To maintain compliance and safety for staff and patients in a variety of environments, it’s necessary to properly dispose of biohazard waste. This comprehensive guide will cover the different types of biohazard waste, along with the containers you should utilize for safe disposal.
Prior to the development of single use disposable bone cement removal curettes, orthopedic surgeons’ most common options for removing excess soft cement during primary TJR were using a metal tool that was close at hand…a freer, a metal bone curette or other instrument made of steel...or even a gloved finger. With a metal tool, there is increased chance of scratching the prosthesis, possibly resulting in long-term complications. With the cement covered gloved finger a time-consuming re-gloving is required.
Many surgeons require photos of procedures for teaching purposes, real time consultation or for patient records. And the advent of Medical Information Technology is bringing many types of electronic devices: smartphones, tablets, digital cameras into areas of the hospital where they have been previously unseen, namely surgical suites.
The work of medical laboratories, whether they are microbiology, virology, hematology or the dozens of other types of labs, often involves the handling and disposal of contaminated waste. It is inevitable and not something to be treated lightly. There are a number of important factors to consider including Regulatory Procedures such as those outlined in OSHA guidelines, DOT regulations and the various disposal options available to properly dispose of biohazardous waste. In addition to those, you must determine what types of biohazardous waste containers fit your needs. When making that decision, there are a couple of significant factors to consider.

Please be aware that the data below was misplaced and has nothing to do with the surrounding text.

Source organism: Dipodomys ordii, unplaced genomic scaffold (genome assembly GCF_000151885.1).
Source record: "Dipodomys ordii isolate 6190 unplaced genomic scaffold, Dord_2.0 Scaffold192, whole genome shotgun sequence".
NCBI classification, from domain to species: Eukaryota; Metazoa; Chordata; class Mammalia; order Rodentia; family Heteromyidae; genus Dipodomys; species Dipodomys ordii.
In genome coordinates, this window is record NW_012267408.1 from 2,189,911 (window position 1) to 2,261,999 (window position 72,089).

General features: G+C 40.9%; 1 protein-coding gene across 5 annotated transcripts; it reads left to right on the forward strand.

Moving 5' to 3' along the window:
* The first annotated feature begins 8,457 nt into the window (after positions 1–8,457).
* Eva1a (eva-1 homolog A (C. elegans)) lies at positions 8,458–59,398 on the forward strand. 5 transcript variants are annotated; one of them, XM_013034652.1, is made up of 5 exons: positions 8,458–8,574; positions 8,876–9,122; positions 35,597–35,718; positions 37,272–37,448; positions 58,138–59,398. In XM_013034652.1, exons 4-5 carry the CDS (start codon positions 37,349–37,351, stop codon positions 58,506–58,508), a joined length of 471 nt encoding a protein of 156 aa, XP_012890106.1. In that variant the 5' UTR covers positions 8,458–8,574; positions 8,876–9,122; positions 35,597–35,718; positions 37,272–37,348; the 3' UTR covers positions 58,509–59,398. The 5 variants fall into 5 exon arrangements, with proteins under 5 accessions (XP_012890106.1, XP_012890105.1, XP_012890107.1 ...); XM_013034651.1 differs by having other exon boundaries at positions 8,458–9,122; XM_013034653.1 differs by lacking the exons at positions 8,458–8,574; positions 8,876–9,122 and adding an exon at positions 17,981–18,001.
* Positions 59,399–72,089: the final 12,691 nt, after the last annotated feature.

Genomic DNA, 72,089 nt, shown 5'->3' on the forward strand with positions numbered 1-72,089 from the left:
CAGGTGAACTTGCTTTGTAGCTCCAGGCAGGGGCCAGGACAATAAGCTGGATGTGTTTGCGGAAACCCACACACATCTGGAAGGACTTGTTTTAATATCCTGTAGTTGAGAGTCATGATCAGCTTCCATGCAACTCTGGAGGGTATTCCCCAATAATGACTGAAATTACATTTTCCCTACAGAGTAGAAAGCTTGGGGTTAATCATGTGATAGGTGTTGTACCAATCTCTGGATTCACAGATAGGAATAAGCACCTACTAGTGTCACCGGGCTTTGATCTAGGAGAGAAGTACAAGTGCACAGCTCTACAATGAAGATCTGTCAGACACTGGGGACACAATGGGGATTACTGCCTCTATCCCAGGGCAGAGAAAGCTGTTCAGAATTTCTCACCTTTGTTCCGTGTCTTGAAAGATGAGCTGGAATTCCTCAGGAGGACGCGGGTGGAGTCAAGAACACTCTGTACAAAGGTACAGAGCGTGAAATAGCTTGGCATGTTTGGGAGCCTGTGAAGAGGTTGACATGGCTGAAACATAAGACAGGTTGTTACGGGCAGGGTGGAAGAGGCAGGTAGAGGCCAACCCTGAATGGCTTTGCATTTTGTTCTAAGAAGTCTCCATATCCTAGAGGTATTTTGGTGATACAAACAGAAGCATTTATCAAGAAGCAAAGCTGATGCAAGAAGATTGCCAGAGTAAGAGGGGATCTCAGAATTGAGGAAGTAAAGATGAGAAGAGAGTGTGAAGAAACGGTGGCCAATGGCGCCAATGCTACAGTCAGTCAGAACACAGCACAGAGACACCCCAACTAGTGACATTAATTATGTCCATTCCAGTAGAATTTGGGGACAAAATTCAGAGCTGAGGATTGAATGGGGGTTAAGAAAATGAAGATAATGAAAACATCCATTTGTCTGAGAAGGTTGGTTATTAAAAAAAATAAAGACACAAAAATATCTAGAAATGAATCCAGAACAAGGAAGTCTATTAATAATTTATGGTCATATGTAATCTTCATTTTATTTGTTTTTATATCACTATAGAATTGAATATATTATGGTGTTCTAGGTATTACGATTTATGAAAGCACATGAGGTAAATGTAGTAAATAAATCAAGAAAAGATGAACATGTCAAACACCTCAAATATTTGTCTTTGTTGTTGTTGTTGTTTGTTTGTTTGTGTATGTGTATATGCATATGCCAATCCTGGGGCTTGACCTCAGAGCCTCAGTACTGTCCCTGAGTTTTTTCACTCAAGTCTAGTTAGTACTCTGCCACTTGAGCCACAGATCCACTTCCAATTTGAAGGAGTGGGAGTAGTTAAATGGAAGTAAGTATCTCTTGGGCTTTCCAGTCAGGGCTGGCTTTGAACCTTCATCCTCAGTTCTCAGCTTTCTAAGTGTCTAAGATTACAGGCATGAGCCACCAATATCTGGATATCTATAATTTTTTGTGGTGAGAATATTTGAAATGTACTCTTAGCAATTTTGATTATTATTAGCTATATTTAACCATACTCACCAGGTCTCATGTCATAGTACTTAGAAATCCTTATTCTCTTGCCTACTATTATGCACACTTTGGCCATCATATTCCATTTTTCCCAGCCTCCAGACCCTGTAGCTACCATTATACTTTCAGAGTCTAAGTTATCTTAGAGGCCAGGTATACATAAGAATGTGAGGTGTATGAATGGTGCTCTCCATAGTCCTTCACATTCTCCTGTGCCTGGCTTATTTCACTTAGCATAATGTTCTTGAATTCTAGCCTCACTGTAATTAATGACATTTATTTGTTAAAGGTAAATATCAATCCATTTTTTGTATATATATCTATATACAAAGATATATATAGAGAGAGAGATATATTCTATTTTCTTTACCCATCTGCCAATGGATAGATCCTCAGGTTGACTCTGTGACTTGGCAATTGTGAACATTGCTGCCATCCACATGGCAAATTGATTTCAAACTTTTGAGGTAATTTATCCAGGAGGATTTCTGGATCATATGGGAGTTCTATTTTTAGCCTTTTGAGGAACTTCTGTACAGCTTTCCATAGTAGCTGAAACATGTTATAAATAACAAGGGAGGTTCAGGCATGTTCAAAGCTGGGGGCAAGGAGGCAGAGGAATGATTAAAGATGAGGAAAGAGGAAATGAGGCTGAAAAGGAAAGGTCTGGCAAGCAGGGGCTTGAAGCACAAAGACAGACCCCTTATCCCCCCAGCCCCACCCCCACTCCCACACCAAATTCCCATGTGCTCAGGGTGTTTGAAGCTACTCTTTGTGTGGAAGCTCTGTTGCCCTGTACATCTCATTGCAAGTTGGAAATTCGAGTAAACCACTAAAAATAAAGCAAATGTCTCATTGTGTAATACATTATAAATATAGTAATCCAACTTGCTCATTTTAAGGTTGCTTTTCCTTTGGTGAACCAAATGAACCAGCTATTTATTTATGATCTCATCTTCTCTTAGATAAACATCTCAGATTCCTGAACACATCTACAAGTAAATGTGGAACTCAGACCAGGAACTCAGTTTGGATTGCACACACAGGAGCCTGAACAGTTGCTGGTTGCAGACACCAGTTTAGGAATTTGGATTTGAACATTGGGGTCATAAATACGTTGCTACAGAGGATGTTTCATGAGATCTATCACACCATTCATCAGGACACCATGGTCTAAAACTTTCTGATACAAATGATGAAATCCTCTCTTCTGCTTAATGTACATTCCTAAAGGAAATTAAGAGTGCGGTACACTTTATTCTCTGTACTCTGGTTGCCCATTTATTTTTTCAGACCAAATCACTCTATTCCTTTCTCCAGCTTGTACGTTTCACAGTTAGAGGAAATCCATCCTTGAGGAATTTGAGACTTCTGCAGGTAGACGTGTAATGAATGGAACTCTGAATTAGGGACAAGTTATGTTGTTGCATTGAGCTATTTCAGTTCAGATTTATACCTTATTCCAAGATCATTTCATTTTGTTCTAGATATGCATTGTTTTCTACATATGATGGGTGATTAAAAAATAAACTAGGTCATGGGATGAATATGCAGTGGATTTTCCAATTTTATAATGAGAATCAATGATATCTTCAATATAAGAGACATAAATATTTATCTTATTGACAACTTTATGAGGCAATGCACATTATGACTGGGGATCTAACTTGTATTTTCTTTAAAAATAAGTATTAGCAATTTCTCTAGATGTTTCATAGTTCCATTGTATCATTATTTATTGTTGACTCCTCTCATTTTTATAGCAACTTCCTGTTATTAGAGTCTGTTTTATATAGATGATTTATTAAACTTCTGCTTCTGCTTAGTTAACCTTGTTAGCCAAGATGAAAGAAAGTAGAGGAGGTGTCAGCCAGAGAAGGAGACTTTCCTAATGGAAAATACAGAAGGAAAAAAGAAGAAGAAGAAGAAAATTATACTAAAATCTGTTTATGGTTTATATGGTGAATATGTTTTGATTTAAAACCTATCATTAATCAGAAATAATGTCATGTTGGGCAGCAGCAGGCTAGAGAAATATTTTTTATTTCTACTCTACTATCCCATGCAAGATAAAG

October 28, 2017 will mark the 14th National Take Back Initiative event. The NTBI started this initiative as a response to the increase in opioid overdoses in the US, but it’s also a means to help reduce the environmental harm of prescription drugs being improperly discarded.
At first glance, it seems like such a small component of total joint replacement…Bone Cement Removal. What’s the big deal? In a procedure that typically lasts two hours or more, the cement removal part is just a fraction of the time. Why the big concern? Because this seemingly simple task can have repercussions affecting the outcome of the procedure, the costs associated with the procedure and the longevity of the implant! The important message here is you have choices…you can easily take steps to avoid these situations.